Categories
Coaching Leadership

Don’t Burn Your Bridges

As you go on your leadership journey, you will ever more be called upon to use your influence to get things done. You have to convince people, win them round to your way of thinking and show them why what you want to do is important.

That means you have to negotiate. Understand what you want, what you can give and what outcome you are after. You might try to Get to Yes, or you might prefer to Never Split the Difference, but you’ll need to get better at these skills as you’ll need to use them more.

An important thing to realise when you are part of an organisation, is that you’ll be going round the loop multiple times. It’s no good “winning” once if that sours the relationship for the future.

That’s short term thinking, when you need to be in for the long term. You need to think about how to make it better for everyone, so you enhance your reputation as someone great to work with, rather than someone to be avoided at all costs.

Your basic outcomes should always including building the relationship, as you know you’ll be back, whether it’s next week, next quarter or at the start of the next year.

So, don’t burn your bridges, build them up instead and make your future path smoother.

Categories
Book Review

Never Split the Difference

If Getting to Yes is the book that teaches you how to negotiate with someone who’s looking for the best outcome in collaboration, the Never Split the Difference is the book you need to read to get better at negotiating in adversarial conditions.

The author has been involved in high stakes hostage negotiations, and uses this experience to distil a series of tactics and techniques you can use in daily life to get better negotiation outcomes.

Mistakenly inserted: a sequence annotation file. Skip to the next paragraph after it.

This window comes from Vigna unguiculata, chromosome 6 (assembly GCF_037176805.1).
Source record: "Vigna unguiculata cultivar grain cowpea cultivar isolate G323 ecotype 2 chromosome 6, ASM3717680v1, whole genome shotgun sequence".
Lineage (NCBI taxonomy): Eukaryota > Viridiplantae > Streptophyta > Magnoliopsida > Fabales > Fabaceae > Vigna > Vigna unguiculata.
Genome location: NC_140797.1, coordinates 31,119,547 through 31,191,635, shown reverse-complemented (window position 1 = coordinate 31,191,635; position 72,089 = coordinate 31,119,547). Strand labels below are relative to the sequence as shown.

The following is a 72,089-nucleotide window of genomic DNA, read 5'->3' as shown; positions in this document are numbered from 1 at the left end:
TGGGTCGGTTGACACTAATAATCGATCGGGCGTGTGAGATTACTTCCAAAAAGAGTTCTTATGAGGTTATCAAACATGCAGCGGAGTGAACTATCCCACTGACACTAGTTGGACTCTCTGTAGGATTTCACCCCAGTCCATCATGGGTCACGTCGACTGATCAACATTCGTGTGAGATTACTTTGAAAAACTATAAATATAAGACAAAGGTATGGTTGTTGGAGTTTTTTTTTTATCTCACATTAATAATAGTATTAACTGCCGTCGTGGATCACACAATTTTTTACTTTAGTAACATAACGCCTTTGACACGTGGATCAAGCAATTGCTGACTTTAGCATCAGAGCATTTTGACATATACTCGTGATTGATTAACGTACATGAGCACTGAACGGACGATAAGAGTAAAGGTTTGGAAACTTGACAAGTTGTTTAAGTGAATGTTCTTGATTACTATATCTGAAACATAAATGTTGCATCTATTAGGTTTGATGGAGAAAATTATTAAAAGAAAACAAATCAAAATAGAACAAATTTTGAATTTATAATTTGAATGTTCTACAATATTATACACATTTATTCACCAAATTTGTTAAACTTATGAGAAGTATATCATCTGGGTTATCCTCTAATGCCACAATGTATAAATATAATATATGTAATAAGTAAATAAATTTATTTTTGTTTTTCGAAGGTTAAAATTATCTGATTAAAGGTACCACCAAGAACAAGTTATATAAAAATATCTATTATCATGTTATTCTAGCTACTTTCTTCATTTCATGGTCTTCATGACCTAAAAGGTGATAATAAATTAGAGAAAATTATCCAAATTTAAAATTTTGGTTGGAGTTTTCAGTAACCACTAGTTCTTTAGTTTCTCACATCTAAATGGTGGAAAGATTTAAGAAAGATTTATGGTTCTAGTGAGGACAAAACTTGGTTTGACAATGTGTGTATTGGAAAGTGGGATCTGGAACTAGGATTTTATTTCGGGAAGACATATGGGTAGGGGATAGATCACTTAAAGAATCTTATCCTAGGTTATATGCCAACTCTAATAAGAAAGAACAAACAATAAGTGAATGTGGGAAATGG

Through each chapter we start with a scenario from the hostage negotiation world, and then translate that into usable advice, with examples of putting it into practice.

The book encourages you to build rapport quickly by mirroring, using empathy to label the pain of the other side and starting off looking for ‘no’ to gain real commitment to any later ‘yes’. It recommends you to seek “That’s right” to show agreement, and how to discuss what is or isn’t ‘fair’. Finally, it pushes on securing commitment, and also uncovering the ‘unknown unknowns’ that can transform a negotiation when discovered.

It ends with a guide on how to prepare for a negotiation, with steps and sample questions you can tune to your own needs.

This was an interesting read, with some new and updated techniques that are great to add to your toolbox. It very much benefits from familiarity with ‘Getting to Yes’ and other books that are referenced in the text, but it can still be read standalone.

I’d certainly recommend it.

 

 

Categories
Book Review Leadership

Getting to Yes

Getting to Yes is the classic guide to principled negotiation.

It has a very simple structure, and is built around the core thesis that there is a better way to approach negotiation than the simple positional style.

Positional bargaining is very easy to do, but often not effective. It may win the day in a single encounter, but is often a difficult experience, and considered harmful to building long-term relationships.

The authors outline this problem, covering the difficulties that can arise from both the hard and soft styles of positional bargaining. They put forwards the idea of principled negotiation being a better long-term solution to achieving the best outcomes.

After the introductory chapter, the main section of the book covers the four main pillars of the approach:

  1. Separate the people from the problem
  2. Focus on interests, not positions
  3. Invent options for mutual gain
  4. Insist on using objective criteria

It then moves on to cover some difficulties you may encounter in attempting to implement the method, before finally answering a series of more detailed questions.

The book is very good it’s very much worth the time to read.┬áSome of the examples have started to show their age, but the ideas in the book are just as relevant and important as when they were first published, over 30 years ago.